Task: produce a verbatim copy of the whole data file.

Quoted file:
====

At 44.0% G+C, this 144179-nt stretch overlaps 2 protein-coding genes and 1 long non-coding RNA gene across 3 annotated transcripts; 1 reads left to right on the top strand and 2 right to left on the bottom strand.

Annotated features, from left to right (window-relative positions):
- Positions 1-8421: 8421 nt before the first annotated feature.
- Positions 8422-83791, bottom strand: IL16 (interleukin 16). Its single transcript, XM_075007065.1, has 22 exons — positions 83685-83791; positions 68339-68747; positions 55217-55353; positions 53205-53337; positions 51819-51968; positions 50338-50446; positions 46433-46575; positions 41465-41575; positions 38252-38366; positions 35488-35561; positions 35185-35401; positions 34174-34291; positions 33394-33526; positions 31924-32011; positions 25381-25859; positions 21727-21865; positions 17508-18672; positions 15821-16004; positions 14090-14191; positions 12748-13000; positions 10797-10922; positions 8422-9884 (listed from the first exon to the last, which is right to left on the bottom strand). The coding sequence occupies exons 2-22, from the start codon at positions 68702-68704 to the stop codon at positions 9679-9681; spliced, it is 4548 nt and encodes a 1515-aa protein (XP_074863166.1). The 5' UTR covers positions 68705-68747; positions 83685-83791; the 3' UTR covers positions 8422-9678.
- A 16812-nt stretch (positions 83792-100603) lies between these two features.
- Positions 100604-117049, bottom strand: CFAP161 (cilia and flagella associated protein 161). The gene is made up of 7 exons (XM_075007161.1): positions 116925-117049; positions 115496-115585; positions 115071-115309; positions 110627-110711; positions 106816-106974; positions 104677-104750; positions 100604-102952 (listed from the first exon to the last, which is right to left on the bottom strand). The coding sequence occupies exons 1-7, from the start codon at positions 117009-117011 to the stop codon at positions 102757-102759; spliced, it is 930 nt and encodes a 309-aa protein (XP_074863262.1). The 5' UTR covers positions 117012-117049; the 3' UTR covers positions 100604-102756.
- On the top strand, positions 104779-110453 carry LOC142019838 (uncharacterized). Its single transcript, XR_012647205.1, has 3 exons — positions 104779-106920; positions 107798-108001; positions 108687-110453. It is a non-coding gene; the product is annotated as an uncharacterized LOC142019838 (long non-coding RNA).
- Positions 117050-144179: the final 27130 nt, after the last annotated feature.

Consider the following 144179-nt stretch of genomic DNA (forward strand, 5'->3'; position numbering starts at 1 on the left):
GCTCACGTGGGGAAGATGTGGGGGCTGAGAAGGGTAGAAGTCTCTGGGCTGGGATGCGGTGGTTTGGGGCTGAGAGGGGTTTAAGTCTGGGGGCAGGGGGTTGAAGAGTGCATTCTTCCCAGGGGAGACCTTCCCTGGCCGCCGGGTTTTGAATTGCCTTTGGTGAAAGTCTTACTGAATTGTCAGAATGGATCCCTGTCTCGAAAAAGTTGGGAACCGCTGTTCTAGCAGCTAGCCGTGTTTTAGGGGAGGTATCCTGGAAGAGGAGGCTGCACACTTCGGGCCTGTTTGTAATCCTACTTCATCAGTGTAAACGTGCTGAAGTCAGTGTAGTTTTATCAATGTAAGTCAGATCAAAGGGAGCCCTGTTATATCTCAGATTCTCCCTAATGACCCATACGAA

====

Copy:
At 44.0% G+C, this 144179-nt stretch overlaps 2 protein-coding genes and 1 long non-coding RNA gene across 3 annotated transcripts; 1 reads left to right on the top strand and 2 right to left on the bottom strand.

Annotated features, from left to right (window-relative positions):
- Positions 1-8421: 8421 nt before the first annotated feature.
- Positions 8422-83791, bottom strand: IL16 (interleukin 16). Its single transcript, XM_075007065.1, has 22 exons — positions 83685-83791; positions 68339-68747; positions 55217-55353; positions 53205-53337; positions 51819-51968; positions 50338-50446; positions 46433-46575; positions 41465-41575; positions 38252-38366; positions 35488-35561; positions 35185-35401; positions 34174-34291; positions 33394-33526; positions 31924-32011; positions 25381-25859; positions 21727-21865; positions 17508-18672; positions 15821-16004; positions 14090-14191; positions 12748-13000; positions 10797-10922; positions 8422-9884 (listed from the first exon to the last, which is right to left on the bottom strand). The coding sequence occupies exons 2-22, from the start codon at positions 68702-68704 to the stop codon at positions 9679-9681; spliced, it is 4548 nt and encodes a 1515-aa protein (XP_074863166.1). The 5' UTR covers positions 68705-68747; positions 83685-83791; the 3' UTR covers positions 8422-9678.
- A 16812-nt stretch (positions 83792-100603) lies between these two features.
- Positions 100604-117049, bottom strand: CFAP161 (cilia and flagella associated protein 161). The gene is made up of 7 exons (XM_075007161.1): positions 116925-117049; positions 115496-115585; positions 115071-115309; positions 110627-110711; positions 106816-106974; positions 104677-104750; positions 100604-102952 (listed from the first exon to the last, which is right to left on the bottom strand). The coding sequence occupies exons 1-7, from the start codon at positions 117009-117011 to the stop codon at positions 102757-102759; spliced, it is 930 nt and encodes a 309-aa protein (XP_074863262.1). The 5' UTR covers positions 117012-117049; the 3' UTR covers positions 100604-102756.
- On the top strand, positions 104779-110453 carry LOC142019838 (uncharacterized). Its single transcript, XR_012647205.1, has 3 exons — positions 104779-106920; positions 107798-108001; positions 108687-110453. It is a non-coding gene; the product is annotated as an uncharacterized LOC142019838 (long non-coding RNA).
- Positions 117050-144179: the final 27130 nt, after the last annotated feature.

Consider the following 144179-nt stretch of genomic DNA (forward strand, 5'->3'; position numbering starts at 1 on the left):
GCTCACGTGGGGAAGATGTGGGGGCTGAGAAGGGTAGAAGTCTCTGGGCTGGGATGCGGTGGTTTGGGGCTGAGAGGGGTTTAAGTCTGGGGGCAGGGGGTTGAAGAGTGCATTCTTCCCAGGGGAGACCTTCCCTGGCCGCCGGGTTTTGAATTGCCTTTGGTGAAAGTCTTACTGAATTGTCAGAATGGATCCCTGTCTCGAAAAAGTTGGGAACCGCTGTTCTAGCAGCTAGCCGTGTTTTAGGGGAGGTATCCTGGAAGAGGAGGCTGCACACTTCGGGCCTGTTTGTAATCCTACTTCATCAGTGTAAACGTGCTGAAGTCAGTGTAGTTTTATCAATGTAAGTCAGATCAAAGGGAGCCCTGTTATATCTCAGATTCTCCCTAATGACCCATACGAA